In the early 1980’s Dr. David Thornburg, professor of Design at Stanford University, came up with a concept which he called Zero Mass Design. He proposed categorizing products along two axes. The x-axis ranged from “simplicity” to “complexity” (these were qualitative assessments), and the y-axis charted functionality. Thornburg proposed a “U-shaped” curve. He said that on one side of the “U”, as things became more complex, they became more functional –- in other words more features could be engineered into them. But his real insight was that as things became simpler, they could also become more functional. Something simple could be used in ways far beyond its intended use (think of the paper clip or a tennis ball). This profound insight is not only a key to good design but can also serve as a business model. The drive toward SIMPLICITY AND UBIQUITY has many interesting consequences.

Quick. Think of ten things you can do with a tennis ball besides play tennis.

To name a few I’ve seen: cut it in half and use it as a slider for a walker; cut it in half for soft but easily grip-able handles; suspend it from a string as a marker for pulling your car into your garage (it’s time to stop when the tennis ball brushes against your windshield); cut it in half and use it as a spring or shock absorber; play baseball with it; dip it in paint to make patterns on canvass for a painting; etc, etc.

None of these uses were the intended use of the inventor or manufacturer. The product’s simplicity belies its incredible functionality.

My former business, the Texwipe Company, manufactured cleaning cloths (called wipers) for ultra-clean manufacturing environments such as those found in semiconductor or pharmaceutical manufacturing. The array of unintended uses was mind-boggling. Our products were designed to be used to clean surfaces that needed to be kept absolutely free of any type of microscopic contamination. They were physically simple products (woven or knit cut pieces of cloth that were processed in a way to make them contamination-free) and were typically packaged in bags of 100 or 150.

The simplicity of the product led to uses that we could have never imagined. Technicians working on machinery would tape handfuls of the wipers around their knees to use as knee-pads as they were kneeling down to fix a machine. The product was used as packing material and as disposable work mats.  One guy, a competitive downhill ski racer, used the product to wax his skis. He told us that the knit texture was perfect for applying wax, and he felt it gave him a competitive edge. My favorite “outside the box” use came from a facility in the Midwest. They were a consistent customer, but they were not in the semiconductor business or any other high tech business that we could ascertain. Our sales rep visited them to find out what they were doing with our wipers. It turns out that they were in the animal breeding business and they said that our wipers, due to their porous knit, made a perfect filter for bull semen. Talk about unintended uses of an invention…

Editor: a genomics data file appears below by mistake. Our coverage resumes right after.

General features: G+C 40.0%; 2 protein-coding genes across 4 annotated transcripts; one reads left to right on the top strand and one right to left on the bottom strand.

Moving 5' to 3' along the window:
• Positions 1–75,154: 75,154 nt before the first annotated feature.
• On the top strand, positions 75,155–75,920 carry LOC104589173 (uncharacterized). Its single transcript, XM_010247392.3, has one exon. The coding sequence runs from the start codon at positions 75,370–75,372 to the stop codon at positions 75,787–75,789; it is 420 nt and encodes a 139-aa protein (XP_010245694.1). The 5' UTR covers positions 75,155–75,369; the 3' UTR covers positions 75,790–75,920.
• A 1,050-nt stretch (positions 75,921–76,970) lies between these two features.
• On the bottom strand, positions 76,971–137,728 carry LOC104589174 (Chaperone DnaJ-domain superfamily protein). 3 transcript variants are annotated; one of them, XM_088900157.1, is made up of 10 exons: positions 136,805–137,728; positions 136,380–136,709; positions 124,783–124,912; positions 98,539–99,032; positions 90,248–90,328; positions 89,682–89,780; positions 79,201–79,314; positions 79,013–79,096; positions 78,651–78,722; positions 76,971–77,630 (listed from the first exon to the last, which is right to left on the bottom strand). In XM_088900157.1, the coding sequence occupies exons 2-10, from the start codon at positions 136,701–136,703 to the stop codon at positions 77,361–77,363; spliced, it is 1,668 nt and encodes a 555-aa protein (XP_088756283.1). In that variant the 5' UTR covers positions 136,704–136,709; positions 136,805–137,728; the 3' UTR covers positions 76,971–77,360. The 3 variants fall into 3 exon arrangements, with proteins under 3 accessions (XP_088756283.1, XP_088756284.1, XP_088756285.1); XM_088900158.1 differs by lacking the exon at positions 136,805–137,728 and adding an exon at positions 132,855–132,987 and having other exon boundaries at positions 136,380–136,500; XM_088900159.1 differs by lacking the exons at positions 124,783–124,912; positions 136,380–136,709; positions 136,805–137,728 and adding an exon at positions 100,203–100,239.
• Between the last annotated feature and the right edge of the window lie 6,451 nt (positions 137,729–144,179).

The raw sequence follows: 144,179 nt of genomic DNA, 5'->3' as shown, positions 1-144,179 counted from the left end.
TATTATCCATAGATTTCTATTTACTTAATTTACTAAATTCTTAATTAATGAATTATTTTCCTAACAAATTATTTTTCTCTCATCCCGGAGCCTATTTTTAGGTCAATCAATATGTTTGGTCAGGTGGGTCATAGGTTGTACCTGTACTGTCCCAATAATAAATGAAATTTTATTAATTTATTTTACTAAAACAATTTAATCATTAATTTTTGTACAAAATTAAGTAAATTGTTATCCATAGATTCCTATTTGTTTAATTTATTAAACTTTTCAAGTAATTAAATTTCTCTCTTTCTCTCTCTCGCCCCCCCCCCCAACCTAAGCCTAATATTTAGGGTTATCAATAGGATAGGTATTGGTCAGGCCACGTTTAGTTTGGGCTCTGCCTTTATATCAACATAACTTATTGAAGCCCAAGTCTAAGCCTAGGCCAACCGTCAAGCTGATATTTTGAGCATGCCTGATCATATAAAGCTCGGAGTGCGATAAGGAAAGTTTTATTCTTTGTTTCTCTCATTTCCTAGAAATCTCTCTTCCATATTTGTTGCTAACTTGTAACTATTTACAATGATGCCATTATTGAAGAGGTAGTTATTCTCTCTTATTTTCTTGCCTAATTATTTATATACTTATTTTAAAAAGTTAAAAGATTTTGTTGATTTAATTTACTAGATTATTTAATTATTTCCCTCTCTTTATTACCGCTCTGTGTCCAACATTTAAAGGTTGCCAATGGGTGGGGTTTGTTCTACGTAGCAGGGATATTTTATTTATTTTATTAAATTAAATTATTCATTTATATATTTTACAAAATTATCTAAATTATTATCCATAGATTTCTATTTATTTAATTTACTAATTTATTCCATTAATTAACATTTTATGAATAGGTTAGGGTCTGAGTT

Dr. Thornburg’s premise, that very simple inventions can have great functionality, is an insight that can be of significant value to businesses. Your customers will often find uses for your products that you never could have imagined. Typically, it is the simpler and less specialized products that lend themselves to these unintended uses. It’s possible that uses that were never imagined when the product was designed can end up accounting for the lion’s share of sales, or even spawn a completely new product line.

One final story of unintended uses.

Way back when, we produced a product for cleaning electronic components and tape head capstans on computer mass-storage units. The product, called Texpad®, was a non-woven piece of fabric saturated with isopropyl alcohol and packaged in a foil pouch. We knew people used this product for many things other than cleaning tape heads, but one day we received a letter from a Florida police officer that really surprised us.  

It read, “…where can I get these Texpads? A friend gave me a box, and they are great. Every day I deal with criminals and the scum of the earth. When I come home at night to my family, I need to disinfect myself. Your products are perfect for this…”

The key word was disinfect, and it led us to developing a whole new product line of disinfecting hand wipes.

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